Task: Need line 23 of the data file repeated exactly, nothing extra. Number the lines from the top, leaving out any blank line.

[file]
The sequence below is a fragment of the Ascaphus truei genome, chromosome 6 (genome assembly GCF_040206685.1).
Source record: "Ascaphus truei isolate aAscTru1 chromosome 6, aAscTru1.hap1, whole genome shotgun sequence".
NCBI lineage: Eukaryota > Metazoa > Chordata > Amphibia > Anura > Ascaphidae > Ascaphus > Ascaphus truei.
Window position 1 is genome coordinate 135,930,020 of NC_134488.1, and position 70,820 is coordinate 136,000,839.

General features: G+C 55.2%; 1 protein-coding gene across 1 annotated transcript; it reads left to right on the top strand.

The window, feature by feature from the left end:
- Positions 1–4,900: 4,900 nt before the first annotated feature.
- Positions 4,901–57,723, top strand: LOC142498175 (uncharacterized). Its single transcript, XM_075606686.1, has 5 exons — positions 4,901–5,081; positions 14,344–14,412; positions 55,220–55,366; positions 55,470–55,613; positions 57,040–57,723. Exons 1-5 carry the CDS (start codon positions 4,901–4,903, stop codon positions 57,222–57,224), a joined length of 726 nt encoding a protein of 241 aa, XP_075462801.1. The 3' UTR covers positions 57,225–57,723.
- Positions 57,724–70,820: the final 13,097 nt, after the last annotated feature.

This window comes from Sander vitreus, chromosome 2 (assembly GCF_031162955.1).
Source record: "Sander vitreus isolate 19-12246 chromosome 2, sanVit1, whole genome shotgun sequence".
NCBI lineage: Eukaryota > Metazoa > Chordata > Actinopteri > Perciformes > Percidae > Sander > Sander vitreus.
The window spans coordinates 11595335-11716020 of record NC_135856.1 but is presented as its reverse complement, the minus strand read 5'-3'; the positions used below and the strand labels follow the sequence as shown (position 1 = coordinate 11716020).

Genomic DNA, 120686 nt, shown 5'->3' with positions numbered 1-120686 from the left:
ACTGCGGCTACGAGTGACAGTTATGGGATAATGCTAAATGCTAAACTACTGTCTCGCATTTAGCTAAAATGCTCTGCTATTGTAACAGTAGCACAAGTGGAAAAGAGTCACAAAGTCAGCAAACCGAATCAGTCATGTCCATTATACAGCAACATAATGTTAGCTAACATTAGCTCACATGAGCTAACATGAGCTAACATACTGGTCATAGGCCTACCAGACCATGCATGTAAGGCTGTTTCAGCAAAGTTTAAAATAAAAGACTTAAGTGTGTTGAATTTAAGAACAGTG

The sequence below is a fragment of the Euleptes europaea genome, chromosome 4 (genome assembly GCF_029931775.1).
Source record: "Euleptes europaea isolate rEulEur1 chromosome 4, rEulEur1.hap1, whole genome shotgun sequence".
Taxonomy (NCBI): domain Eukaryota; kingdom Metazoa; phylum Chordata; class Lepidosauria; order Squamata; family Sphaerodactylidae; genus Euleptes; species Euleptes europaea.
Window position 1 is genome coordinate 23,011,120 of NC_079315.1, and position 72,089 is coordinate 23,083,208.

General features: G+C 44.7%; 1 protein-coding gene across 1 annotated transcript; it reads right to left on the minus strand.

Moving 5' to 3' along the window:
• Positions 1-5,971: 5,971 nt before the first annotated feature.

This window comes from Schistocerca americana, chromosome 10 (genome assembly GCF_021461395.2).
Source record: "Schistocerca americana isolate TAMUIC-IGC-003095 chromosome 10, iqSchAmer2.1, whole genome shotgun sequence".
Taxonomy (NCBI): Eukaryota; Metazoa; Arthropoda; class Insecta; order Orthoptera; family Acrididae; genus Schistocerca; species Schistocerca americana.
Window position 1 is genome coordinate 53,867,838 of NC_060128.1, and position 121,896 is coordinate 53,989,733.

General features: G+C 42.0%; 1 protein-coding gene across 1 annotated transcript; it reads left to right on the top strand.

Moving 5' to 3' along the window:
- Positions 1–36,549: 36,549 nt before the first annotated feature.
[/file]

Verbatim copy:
This window comes from Schistocerca americana, chromosome 10 (genome assembly GCF_021461395.2).